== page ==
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Knee Surg Sports Traumatol Arthrosc. 2007 Mar;15(3):276-85. Epub 2006 Oct 10.

In vitro measurement of patellar kinematics following reconstruction of the medial patellofemoral ligament.

Author information

1
Department of Orthopaedic Surgery, Hannover Medical School (MHH), Anna-von-Borries-Str. 1-7, 30625, Hannover, Germany. sven.ostermeier@annastift.de

Abstract

This study compares the effects of two different techniques of medial patellofemoral ligament (MPFL) reconstruction, and proximal soft tissue realignment on patellar stabilization against lateral dislocation. Eight human cadaver knee specimens with no radiological pathomorpholgy on a straight lateral view, contributing to patellofemoral instability, were mounted in a kinematic knee simulator and isokinetic extension was simulated. Patellar kinematics were measured with an ultrasound positioning system (zebris) while a 100 N laterally directed force was applied to the patella. The kinematics were compared with intact knee conditions under MPFL deficient conditions, as well as following dynamic reconstruction of the MPFL using a distal transfer of the semitendinosus tendon, following static reconstruction by a semitendinosus autograft, and following proximal soft tissue realignment of the patella (Insall procedure). Dynamic reconstruction of the MPFL resulted in no significant alteration (P = 0.16) of patellar kinematics. Static reconstruction of the MPFL significantly medialized (P < 0.01) the patellar movement without, but restored intact knee kinematics under the laterally directed force. In contrast, following proximal soft tissue realignment, the patellar movement was constantly medialized and internally tilted (P = 0.04). Dynamic and static reconstruction of the MPFL create sufficient stabilization of the patella. Following proximal soft tissue realignment, the patellar position was over-medialized relative to intact knee conditions, which could lead to an overuse of the medial retropatellar cartilage.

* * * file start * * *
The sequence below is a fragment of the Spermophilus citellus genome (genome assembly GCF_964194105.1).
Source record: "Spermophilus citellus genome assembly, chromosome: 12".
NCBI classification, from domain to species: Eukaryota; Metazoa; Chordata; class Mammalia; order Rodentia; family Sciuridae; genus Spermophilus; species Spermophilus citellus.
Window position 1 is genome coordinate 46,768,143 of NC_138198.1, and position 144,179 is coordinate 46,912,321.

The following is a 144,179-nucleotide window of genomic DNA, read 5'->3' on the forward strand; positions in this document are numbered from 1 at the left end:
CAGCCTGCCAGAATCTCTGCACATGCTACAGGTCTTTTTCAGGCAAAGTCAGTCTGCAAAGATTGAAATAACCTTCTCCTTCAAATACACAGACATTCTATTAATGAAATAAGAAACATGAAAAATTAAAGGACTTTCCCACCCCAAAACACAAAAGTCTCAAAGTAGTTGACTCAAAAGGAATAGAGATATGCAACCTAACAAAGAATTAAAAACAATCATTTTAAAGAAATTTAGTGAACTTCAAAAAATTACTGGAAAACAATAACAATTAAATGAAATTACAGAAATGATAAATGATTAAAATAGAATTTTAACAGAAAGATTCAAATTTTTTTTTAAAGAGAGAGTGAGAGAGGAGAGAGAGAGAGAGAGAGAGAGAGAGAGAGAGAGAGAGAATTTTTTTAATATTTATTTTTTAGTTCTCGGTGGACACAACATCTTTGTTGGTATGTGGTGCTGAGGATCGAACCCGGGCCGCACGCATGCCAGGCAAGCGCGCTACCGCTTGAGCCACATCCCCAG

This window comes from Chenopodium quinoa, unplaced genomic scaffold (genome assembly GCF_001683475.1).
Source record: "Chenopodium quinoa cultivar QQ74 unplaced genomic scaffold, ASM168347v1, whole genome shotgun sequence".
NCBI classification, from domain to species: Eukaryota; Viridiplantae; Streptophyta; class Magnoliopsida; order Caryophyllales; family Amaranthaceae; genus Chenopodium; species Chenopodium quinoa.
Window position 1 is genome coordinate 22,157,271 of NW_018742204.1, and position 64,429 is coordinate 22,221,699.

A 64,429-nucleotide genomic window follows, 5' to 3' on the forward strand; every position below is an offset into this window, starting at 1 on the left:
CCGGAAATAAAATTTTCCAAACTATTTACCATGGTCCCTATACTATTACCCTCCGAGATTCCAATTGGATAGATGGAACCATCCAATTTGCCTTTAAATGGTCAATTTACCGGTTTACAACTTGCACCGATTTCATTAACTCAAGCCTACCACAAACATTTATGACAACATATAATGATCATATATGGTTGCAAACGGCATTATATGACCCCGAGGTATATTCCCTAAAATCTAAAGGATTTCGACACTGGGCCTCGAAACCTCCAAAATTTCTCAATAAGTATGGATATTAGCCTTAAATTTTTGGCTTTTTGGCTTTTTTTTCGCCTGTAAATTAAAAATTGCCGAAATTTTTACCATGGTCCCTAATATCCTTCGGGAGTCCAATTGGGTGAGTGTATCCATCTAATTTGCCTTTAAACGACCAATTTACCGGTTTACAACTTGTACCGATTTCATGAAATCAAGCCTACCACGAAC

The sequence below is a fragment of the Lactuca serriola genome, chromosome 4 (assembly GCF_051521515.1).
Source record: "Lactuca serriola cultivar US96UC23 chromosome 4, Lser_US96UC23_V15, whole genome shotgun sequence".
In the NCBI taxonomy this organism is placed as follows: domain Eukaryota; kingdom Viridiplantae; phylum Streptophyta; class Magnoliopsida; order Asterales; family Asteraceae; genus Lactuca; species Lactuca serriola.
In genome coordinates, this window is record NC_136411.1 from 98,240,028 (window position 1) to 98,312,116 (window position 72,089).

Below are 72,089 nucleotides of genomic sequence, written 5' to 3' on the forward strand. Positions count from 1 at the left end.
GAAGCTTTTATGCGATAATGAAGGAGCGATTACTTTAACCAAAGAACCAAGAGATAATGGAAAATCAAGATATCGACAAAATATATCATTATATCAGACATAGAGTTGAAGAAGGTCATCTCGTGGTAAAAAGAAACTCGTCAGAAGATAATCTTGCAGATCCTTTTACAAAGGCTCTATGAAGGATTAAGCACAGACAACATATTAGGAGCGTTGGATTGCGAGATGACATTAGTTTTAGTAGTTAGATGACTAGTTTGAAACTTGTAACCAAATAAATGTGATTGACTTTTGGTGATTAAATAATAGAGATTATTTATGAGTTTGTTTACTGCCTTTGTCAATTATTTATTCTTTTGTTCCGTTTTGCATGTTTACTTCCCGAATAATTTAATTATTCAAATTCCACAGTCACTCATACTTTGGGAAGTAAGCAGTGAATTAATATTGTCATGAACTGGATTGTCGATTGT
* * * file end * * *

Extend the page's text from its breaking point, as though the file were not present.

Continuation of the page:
PMID:
17031614
DOI:
10.1007/s00167-006-0200-0
[Indexed for MEDLINE]

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